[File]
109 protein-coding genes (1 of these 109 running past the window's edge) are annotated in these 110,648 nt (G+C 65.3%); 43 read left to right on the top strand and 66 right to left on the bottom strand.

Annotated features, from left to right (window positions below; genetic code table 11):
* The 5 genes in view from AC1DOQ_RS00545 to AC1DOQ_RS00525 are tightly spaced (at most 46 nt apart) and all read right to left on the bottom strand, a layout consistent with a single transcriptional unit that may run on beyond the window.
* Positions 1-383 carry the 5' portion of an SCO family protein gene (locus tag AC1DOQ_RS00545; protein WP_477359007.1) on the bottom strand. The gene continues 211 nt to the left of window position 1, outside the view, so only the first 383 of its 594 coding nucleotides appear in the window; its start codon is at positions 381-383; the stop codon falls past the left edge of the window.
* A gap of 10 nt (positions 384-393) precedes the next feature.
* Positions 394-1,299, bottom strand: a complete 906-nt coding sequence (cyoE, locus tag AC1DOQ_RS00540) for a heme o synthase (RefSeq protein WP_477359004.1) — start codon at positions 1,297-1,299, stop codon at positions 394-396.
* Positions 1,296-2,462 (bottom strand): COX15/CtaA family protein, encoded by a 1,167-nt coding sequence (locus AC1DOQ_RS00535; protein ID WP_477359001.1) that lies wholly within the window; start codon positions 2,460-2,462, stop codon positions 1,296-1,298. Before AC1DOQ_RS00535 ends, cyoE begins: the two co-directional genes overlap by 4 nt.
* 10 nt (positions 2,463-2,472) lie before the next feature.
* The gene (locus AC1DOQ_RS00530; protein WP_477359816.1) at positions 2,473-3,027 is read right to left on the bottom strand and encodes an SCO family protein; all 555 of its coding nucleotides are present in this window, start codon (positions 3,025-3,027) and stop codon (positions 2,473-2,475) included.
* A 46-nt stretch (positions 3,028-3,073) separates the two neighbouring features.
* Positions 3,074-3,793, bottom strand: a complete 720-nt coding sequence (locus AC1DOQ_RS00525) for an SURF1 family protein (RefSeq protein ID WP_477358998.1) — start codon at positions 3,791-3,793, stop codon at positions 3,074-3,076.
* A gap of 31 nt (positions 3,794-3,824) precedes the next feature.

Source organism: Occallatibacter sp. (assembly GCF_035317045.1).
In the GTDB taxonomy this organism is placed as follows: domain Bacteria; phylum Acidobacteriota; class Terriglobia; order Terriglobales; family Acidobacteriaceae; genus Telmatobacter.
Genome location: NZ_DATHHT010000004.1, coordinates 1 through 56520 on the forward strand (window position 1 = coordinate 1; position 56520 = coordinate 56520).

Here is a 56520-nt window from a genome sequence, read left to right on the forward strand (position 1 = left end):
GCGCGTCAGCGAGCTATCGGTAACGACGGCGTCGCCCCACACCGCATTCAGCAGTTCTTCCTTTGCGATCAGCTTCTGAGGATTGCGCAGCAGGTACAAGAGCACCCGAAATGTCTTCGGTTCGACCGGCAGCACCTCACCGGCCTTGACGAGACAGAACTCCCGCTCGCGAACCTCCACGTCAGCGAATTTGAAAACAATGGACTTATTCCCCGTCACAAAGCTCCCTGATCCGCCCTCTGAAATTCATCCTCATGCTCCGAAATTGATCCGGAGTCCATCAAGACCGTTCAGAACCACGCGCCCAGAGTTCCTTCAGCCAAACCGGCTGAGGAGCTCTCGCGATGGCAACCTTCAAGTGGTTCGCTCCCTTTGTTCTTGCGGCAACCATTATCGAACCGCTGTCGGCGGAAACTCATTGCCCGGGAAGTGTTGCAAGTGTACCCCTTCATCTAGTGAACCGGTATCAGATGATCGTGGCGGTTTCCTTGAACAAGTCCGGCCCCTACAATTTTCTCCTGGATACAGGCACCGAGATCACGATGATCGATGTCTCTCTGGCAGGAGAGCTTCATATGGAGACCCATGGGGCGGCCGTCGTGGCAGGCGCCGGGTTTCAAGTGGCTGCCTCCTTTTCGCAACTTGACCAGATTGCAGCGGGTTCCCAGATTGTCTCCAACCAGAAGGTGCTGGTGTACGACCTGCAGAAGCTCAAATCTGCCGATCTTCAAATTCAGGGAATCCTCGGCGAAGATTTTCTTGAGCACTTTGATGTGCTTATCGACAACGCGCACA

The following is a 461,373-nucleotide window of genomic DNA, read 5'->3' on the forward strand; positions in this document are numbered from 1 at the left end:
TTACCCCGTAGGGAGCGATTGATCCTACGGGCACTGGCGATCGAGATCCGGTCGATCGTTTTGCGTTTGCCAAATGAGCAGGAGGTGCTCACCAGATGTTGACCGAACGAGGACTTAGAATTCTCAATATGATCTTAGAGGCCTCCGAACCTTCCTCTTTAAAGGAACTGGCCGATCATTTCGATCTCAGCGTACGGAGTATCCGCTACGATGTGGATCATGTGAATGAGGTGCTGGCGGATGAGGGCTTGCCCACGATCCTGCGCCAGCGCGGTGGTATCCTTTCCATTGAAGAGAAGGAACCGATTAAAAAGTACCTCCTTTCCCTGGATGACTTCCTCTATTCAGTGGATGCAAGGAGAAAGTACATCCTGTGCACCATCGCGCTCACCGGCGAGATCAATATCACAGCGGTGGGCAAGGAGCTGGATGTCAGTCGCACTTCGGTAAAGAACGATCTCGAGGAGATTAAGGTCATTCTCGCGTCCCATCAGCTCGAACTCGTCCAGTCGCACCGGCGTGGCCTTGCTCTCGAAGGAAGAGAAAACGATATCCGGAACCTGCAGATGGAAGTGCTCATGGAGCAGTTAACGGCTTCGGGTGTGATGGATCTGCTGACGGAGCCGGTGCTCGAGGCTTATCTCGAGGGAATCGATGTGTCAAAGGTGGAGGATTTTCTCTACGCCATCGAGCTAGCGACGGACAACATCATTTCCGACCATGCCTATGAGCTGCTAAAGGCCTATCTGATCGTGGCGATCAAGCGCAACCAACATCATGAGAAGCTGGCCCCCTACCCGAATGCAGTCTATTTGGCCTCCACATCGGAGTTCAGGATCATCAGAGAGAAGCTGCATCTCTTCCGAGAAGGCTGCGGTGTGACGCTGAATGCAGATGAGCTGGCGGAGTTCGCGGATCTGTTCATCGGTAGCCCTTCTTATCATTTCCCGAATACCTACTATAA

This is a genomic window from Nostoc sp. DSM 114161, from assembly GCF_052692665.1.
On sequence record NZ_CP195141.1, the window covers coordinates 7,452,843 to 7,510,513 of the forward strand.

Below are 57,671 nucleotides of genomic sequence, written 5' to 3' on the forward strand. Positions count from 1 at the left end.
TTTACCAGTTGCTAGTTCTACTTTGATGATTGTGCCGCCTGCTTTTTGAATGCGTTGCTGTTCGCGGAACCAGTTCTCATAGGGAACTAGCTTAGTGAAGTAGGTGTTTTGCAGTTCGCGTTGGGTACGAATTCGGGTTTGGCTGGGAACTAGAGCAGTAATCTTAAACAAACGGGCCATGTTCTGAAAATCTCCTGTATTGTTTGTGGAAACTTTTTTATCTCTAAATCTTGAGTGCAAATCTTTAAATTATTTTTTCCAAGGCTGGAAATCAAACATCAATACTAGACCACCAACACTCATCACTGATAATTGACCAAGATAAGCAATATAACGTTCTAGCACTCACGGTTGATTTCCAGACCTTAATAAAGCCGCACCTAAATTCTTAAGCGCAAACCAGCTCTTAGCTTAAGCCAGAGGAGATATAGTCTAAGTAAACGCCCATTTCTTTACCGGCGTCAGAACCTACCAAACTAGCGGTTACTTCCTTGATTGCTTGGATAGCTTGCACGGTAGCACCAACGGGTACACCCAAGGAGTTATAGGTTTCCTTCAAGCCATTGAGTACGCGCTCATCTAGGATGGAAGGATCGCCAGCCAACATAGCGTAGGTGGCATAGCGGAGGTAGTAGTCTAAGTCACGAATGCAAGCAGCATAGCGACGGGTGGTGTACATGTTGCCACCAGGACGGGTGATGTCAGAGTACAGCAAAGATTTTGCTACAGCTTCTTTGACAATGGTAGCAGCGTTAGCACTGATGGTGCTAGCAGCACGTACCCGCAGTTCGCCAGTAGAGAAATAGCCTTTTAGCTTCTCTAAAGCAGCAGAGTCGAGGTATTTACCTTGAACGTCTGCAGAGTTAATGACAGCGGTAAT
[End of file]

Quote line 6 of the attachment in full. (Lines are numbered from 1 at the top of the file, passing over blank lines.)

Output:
* Positions 394-1,299, bottom strand: a complete 906-nt coding sequence (cyoE, locus tag AC1DOQ_RS00540) for a heme o synthase (RefSeq protein WP_477359004.1) — start codon at positions 1,297-1,299, stop codon at positions 394-396.